Denef, S., Keyson, D.V., Oppermann, R. 2011. Rigid Structures, Independent Units, Monitoring: Organizing Patterns in Frontline Firefighting. In Proceedings of the SIGCHI Conference on Human Factors in Computing Systems (Vancouver, BC, Canada, May 9–12, 2011). CHI’11. New York, NY: ACM Press. p. 1949–1958.

Providing firefighters working on the frontline of interventions with ubiquitous computing support remains an open challenge. Designing meaningful solutions for this complex work environment requires reflective thought and conceptual understanding of its social configuration. This paper presents organizing patterns of firefighting frontline practice as a means to inform ubiquitous computing design processes. The patterns originate from a qualitative analysis of an extensive range of user studies conducted with French and German firefighters. As the patterns show, firefighting on the frontline is based on a rigid structure that gains its flexibility through independent units whose safety is ensured by a number of monitoring activities. We conclude that the interaction between the presented patterns forms a balanced whole and needs to be recognized by ubiquitous computing design..

Available at the ACM Digital Library


Denef, S., Kaptein, N, Bayerl, P.S. 2011. ICT Trends in European Policing. COMPOSITE, Deliverable 4.1, European Commission FP7 Contract No. 241918.

In this report we present the results from interviews and document analyses of current and planned information and communication technology (ICT) projects with police forces from ten European countries and from interviews with technology vendors in the field of ICT for policing. Based on a cross-country, cross-organisational analysis, we present the following themes that describe major trends in ICT for European policing: – the integration of intelligence data systems, -the adoption of mobile computing, -the use of video surveillance technologies, -the application of digital biometrics, -the crosscutting issue of user acceptance, -the emerging challenge of social media applications. We discuss how these issues are relevant and thereby point to open issues for future research.

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DIS’10 landmarke Interaction Design Firefighting

Ramirez, L., Dyrks, T. 2010. Designing for high expectations: balancing ambiguity and thorough specification in the design of a wayfinding tool for firefighters. In Proceedings of the 8th ACM Conference on Designing Interactive Systems (DIS ’10). ACM, New York, NY, USA, 390-399.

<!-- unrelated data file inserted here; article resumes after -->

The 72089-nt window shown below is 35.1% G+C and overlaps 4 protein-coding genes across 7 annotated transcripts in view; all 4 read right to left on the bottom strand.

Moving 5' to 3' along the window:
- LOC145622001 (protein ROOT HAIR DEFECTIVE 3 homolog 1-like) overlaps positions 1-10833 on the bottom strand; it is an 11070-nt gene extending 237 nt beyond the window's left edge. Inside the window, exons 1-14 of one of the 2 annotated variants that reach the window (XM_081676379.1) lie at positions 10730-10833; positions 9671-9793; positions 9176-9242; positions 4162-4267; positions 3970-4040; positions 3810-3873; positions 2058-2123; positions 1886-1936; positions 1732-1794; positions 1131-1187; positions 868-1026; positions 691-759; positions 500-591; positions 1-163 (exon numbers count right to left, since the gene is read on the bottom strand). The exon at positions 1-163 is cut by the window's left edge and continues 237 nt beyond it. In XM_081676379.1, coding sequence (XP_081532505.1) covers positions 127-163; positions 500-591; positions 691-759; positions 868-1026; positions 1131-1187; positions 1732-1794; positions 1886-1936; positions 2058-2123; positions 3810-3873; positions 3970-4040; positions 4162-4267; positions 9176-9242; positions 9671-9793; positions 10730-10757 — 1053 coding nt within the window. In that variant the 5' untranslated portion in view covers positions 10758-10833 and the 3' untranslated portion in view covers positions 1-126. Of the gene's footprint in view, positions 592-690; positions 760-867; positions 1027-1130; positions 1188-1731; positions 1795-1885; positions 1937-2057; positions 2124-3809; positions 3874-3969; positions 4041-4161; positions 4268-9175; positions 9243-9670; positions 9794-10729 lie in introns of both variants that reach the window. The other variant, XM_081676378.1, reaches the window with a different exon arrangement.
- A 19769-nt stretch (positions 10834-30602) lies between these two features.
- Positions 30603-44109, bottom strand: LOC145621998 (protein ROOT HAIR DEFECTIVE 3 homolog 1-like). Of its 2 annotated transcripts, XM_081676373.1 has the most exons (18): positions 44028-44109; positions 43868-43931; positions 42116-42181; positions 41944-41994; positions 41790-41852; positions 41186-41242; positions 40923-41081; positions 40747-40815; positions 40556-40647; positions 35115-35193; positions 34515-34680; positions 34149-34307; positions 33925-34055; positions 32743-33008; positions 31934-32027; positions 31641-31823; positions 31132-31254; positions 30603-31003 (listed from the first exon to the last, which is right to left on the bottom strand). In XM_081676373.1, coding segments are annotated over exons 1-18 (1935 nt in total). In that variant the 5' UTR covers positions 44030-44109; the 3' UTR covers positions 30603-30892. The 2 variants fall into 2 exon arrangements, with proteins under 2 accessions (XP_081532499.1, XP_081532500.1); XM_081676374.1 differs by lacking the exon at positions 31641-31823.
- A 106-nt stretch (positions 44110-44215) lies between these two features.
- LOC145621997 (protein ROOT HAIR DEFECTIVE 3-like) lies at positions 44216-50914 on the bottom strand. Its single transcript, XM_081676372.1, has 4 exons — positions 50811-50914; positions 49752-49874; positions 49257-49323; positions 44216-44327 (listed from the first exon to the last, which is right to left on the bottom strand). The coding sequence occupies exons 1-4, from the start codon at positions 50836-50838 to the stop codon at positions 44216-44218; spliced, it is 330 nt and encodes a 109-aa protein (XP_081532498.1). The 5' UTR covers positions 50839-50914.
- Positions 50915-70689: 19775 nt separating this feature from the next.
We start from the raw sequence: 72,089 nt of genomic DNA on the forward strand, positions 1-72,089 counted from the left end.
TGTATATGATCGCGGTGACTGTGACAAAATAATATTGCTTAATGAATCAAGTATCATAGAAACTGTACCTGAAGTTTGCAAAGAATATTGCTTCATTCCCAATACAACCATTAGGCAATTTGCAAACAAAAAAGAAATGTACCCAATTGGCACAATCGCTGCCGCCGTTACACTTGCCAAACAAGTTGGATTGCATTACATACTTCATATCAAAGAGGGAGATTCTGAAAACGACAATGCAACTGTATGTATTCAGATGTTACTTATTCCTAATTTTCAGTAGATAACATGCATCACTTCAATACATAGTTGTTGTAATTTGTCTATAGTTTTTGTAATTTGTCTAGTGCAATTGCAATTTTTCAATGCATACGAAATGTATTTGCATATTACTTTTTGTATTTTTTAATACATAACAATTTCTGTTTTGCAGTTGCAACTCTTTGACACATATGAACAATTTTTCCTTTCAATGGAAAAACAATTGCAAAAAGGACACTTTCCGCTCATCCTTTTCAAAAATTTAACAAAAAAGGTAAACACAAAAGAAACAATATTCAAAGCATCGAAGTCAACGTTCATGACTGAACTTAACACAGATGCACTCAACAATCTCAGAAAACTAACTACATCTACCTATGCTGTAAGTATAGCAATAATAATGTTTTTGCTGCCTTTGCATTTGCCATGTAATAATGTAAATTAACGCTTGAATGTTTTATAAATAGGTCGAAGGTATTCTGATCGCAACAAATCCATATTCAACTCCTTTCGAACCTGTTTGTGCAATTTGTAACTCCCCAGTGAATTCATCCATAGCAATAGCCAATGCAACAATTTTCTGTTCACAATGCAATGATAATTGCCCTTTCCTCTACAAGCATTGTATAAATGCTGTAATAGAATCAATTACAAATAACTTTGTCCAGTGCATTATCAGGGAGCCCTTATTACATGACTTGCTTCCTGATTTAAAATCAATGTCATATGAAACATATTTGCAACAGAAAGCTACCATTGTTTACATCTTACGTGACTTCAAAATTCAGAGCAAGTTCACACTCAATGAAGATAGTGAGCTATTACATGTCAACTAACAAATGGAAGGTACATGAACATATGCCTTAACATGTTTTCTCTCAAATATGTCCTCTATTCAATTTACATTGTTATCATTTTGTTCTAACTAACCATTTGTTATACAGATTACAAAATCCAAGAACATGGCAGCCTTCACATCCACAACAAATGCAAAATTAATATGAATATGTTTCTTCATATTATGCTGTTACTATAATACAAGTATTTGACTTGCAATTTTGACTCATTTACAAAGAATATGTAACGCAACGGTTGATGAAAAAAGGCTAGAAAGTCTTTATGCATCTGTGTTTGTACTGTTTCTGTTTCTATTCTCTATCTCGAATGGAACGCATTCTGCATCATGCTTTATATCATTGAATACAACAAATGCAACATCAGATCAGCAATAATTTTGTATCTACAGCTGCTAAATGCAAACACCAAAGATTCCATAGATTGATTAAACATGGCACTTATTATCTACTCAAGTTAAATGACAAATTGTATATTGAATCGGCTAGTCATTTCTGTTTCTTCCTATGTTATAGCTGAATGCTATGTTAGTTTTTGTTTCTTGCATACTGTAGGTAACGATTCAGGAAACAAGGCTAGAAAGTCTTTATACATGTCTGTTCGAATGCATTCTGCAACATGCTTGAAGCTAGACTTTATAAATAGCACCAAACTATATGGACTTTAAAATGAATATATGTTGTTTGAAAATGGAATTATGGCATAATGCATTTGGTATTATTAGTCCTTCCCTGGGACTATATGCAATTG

Ambiguity has been identified as a useful tool for designing ubicomp systems. In the design of safety critical systems, however, the expectations for a system are particularly high, and goals of the technology are rigidly defined. In this context is not clear if open ended systems can still be used as a tool for design. In this paper we present a detailed account of the design process of an indoor wayfinding support tool for firefighters, in which ambiguity played a central role in driving the construction of the system. Based on an ongoing work covering more than a year of close collaboration with a heterogeneous team of project partners, we present some implications of using ambiguity for designing ubiquitous computing solutions in a domain that traditionally requires more formal specifications for the construction of technology.

Available at the ACM Digital Library

CHI’10 Workshop landmarke Interaction Design Firefighting

Denef, S., Ramirez, L., Dyrks, T. 2010. A Deep Dive into the World of Firefighters. Presented at the Bridging the Gap Workshop of the SIGCHI Conference on Human Factors in Computing Systems (Atlanta, GA, USA, April 10–15, 2010). CHI 2010.

In this position paper we present our approach to the design of a ubicomp navigation system to support firefighters working on the first line of intervention. Over the past three years we have conducted a broad range of workshops with firefighters and applied a number of methodological approaches. Reflecting on how the different approaches and analytical findings affected our design we conclude that the design emerges as a result of a continuous interaction with the world, of a “deep dive” into the subject matter that makes us designers sensitive to discover solutions.